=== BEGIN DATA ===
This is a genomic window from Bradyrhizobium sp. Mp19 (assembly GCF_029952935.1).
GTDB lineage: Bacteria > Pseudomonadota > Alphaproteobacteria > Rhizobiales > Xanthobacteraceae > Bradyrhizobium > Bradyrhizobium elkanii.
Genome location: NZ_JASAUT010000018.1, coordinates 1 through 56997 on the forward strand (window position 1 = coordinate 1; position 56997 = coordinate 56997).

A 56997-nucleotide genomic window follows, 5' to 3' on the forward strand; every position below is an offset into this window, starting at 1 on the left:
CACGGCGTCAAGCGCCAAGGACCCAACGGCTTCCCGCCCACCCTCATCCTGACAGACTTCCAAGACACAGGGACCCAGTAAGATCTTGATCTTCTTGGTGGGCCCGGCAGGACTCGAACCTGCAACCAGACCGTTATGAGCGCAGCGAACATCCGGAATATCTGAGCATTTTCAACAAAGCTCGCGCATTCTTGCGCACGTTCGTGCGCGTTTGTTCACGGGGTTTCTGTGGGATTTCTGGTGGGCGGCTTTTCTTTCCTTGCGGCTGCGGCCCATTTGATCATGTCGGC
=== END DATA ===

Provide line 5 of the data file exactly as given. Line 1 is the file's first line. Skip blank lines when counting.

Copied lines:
CACGGCGTCAAGCGCCAAGGACCCAACGGCTTCCCGCCCACCCTCATCCTGACAGACTTCCAAGACACAGGGACCCAGTAAGATCTTGATCTTCTTGGTGGGCCCGGCAGGACTCGAACCTGCAACCAGACCGTTATGAGCGCAGCGAACATCCGGAATATCTGAGCATTTTCAACAAAGCTCGCGCATTCTTGCGCACGTTCGTGCGCGTTTGTTCACGGGGTTTCTGTGGGATTTCTGGTGGGCGGCTTTTCTTTCCTTGCGGCTGCGGCCCATTTGATCATGTCGGC